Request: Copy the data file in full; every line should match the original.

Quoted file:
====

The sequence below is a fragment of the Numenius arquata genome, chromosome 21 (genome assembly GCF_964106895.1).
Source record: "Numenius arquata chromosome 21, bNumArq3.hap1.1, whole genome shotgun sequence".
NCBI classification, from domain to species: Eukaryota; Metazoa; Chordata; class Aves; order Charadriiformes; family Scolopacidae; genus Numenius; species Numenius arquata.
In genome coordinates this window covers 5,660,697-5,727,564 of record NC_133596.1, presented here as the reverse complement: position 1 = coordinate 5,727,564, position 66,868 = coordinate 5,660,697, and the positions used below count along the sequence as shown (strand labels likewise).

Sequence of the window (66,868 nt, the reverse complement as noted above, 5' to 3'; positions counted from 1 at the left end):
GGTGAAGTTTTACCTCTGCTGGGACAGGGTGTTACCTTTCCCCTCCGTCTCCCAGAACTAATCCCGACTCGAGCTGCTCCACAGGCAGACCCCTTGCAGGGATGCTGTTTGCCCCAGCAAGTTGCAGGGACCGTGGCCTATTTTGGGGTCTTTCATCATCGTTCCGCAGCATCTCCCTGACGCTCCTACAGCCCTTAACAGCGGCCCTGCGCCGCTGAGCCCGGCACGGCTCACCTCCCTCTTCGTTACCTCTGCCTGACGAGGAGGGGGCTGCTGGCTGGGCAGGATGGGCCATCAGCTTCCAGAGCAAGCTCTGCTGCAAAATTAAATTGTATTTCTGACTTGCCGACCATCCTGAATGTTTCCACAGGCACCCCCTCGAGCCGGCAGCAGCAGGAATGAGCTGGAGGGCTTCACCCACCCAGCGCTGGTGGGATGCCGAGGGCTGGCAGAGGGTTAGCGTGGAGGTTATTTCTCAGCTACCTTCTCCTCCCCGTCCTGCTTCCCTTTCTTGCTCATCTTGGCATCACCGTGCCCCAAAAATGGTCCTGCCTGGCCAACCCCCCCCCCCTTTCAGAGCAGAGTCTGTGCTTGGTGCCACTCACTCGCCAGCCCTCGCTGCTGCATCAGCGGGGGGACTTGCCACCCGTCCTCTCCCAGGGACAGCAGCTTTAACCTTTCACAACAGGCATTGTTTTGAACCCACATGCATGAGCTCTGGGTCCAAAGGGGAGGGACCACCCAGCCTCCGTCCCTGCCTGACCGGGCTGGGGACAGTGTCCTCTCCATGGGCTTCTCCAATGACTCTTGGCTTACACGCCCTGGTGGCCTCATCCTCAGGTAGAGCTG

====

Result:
The sequence below is a fragment of the Numenius arquata genome, chromosome 21 (genome assembly GCF_964106895.1).
Source record: "Numenius arquata chromosome 21, bNumArq3.hap1.1, whole genome shotgun sequence".
NCBI classification, from domain to species: Eukaryota; Metazoa; Chordata; class Aves; order Charadriiformes; family Scolopacidae; genus Numenius; species Numenius arquata.
In genome coordinates this window covers 5,660,697-5,727,564 of record NC_133596.1, presented here as the reverse complement: position 1 = coordinate 5,727,564, position 66,868 = coordinate 5,660,697, and the positions used below count along the sequence as shown (strand labels likewise).

Sequence of the window (66,868 nt, the reverse complement as noted above, 5' to 3'; positions counted from 1 at the left end):
GGTGAAGTTTTACCTCTGCTGGGACAGGGTGTTACCTTTCCCCTCCGTCTCCCAGAACTAATCCCGACTCGAGCTGCTCCACAGGCAGACCCCTTGCAGGGATGCTGTTTGCCCCAGCAAGTTGCAGGGACCGTGGCCTATTTTGGGGTCTTTCATCATCGTTCCGCAGCATCTCCCTGACGCTCCTACAGCCCTTAACAGCGGCCCTGCGCCGCTGAGCCCGGCACGGCTCACCTCCCTCTTCGTTACCTCTGCCTGACGAGGAGGGGGCTGCTGGCTGGGCAGGATGGGCCATCAGCTTCCAGAGCAAGCTCTGCTGCAAAATTAAATTGTATTTCTGACTTGCCGACCATCCTGAATGTTTCCACAGGCACCCCCTCGAGCCGGCAGCAGCAGGAATGAGCTGGAGGGCTTCACCCACCCAGCGCTGGTGGGATGCCGAGGGCTGGCAGAGGGTTAGCGTGGAGGTTATTTCTCAGCTACCTTCTCCTCCCCGTCCTGCTTCCCTTTCTTGCTCATCTTGGCATCACCGTGCCCCAAAAATGGTCCTGCCTGGCCAACCCCCCCCCCCTTTCAGAGCAGAGTCTGTGCTTGGTGCCACTCACTCGCCAGCCCTCGCTGCTGCATCAGCGGGGGGACTTGCCACCCGTCCTCTCCCAGGGACAGCAGCTTTAACCTTTCACAACAGGCATTGTTTTGAACCCACATGCATGAGCTCTGGGTCCAAAGGGGAGGGACCACCCAGCCTCCGTCCCTGCCTGACCGGGCTGGGGACAGTGTCCTCTCCATGGGCTTCTCCAATGACTCTTGGCTTACACGCCCTGGTGGCCTCATCCTCAGGTAGAGCTG